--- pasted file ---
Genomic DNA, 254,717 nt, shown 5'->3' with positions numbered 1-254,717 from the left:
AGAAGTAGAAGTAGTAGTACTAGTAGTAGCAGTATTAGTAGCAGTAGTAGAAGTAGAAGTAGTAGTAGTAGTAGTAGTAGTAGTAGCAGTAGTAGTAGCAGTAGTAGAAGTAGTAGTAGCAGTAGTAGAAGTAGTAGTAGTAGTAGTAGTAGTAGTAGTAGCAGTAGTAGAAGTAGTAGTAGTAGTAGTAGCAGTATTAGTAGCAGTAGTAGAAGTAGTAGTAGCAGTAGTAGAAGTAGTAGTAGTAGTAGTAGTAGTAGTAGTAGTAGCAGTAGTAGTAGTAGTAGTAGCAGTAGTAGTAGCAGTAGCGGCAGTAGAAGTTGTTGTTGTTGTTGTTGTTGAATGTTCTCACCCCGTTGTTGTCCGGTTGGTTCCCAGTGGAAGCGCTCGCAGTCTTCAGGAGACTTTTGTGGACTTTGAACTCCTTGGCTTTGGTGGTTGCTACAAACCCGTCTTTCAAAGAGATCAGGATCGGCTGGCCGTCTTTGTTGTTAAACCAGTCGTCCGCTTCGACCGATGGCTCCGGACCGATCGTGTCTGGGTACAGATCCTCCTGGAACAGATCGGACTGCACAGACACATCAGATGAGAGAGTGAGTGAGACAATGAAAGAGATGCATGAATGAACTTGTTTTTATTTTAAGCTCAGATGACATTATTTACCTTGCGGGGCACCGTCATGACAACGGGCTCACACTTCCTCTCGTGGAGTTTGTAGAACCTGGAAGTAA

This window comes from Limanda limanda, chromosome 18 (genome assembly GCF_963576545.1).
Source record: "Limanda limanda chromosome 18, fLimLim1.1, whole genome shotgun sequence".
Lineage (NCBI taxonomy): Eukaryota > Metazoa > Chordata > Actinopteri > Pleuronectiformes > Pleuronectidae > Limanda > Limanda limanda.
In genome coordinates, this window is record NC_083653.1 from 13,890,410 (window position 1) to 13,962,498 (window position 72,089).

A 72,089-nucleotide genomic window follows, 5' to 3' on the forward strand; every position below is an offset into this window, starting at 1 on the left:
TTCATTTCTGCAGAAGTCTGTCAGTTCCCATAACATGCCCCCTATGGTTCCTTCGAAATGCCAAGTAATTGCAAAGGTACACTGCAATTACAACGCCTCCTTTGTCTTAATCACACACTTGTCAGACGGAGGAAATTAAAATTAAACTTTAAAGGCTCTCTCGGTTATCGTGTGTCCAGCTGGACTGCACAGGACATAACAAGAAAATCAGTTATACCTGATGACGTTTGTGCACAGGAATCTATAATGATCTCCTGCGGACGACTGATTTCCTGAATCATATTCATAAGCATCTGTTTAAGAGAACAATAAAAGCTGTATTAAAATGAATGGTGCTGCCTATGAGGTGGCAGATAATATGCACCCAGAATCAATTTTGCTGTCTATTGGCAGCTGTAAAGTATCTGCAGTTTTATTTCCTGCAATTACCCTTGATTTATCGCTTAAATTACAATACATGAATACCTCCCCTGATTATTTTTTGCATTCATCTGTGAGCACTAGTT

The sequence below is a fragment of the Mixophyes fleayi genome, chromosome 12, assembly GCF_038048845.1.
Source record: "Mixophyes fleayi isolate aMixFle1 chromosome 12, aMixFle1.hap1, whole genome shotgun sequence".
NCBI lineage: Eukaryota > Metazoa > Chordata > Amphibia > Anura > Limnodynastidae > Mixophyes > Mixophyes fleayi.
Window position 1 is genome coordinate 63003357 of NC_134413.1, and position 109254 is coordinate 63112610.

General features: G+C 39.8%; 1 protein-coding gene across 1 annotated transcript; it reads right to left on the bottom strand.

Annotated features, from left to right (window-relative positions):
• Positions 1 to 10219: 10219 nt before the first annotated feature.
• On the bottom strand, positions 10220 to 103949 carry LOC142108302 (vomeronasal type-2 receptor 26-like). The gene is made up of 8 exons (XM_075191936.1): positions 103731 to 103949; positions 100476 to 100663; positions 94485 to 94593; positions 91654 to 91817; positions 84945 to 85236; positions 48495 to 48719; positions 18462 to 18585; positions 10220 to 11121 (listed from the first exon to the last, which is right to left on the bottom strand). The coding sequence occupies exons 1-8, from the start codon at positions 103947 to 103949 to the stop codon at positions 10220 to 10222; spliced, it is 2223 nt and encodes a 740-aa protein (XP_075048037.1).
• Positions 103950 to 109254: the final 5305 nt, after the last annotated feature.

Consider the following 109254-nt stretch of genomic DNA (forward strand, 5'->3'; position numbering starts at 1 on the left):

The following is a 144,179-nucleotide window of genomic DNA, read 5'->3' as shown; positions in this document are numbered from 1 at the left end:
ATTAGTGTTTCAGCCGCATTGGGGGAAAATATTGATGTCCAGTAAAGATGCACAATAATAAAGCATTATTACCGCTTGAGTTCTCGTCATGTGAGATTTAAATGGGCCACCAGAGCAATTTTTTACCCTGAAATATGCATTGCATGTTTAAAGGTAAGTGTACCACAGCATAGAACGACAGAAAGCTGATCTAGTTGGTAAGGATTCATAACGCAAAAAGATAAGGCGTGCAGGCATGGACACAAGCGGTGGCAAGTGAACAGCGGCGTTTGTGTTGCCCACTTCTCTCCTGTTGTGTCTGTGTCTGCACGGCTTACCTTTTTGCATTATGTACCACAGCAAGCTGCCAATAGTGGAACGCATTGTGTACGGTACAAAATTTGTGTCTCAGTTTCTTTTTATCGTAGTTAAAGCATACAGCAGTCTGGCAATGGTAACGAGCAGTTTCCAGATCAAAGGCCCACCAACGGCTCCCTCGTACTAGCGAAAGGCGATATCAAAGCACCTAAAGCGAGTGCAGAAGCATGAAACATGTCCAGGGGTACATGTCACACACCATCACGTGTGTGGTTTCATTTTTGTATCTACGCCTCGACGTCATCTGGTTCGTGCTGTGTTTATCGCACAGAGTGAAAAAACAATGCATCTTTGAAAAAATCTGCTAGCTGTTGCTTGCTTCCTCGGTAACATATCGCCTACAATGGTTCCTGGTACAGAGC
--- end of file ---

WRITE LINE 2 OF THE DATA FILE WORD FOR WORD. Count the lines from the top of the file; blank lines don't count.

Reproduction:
AGAAGTAGAAGTAGTAGTACTAGTAGTAGCAGTATTAGTAGCAGTAGTAGAAGTAGAAGTAGTAGTAGTAGTAGTAGTAGTAGTAGCAGTAGTAGTAGCAGTAGTAGAAGTAGTAGTAGCAGTAGTAGAAGTAGTAGTAGTAGTAGTAGTAGTAGTAGTAGCAGTAGTAGAAGTAGTAGTAGTAGTAGTAGCAGTATTAGTAGCAGTAGTAGAAGTAGTAGTAGCAGTAGTAGAAGTAGTAGTAGTAGTAGTAGTAGTAGTAGTAGTAGCAGTAGTAGTAGTAGTAGTAGCAGTAGTAGTAGCAGTAGCGGCAGTAGAAGTTGTTGTTGTTGTTGTTGTTGAATGTTCTCACCCCGTTGTTGTCCGGTTGGTTCCCAGTGGAAGCGCTCGCAGTCTTCAGGAGACTTTTGTGGACTTTGAACTCCTTGGCTTTGGTGGTTGCTACAAACCCGTCTTTCAAAGAGATCAGGATCGGCTGGCCGTCTTTGTTGTTAAACCAGTCGTCCGCTTCGACCGATGGCTCCGGACCGATCGTGTCTGGGTACAGATCCTCCTGGAACAGATCGGACTGCACAGACACATCAGATGAGAGAGTGAGTGAGACAATGAAAGAGATGCATGAATGAACTTGTTTTTATTTTAAGCTCAGATGACATTATTTACCTTGCGGGGCACCGTCATGACAACGGGCTCACACTTCCTCTCGTGGAGTTTGTAGAACCTGGAAGTAA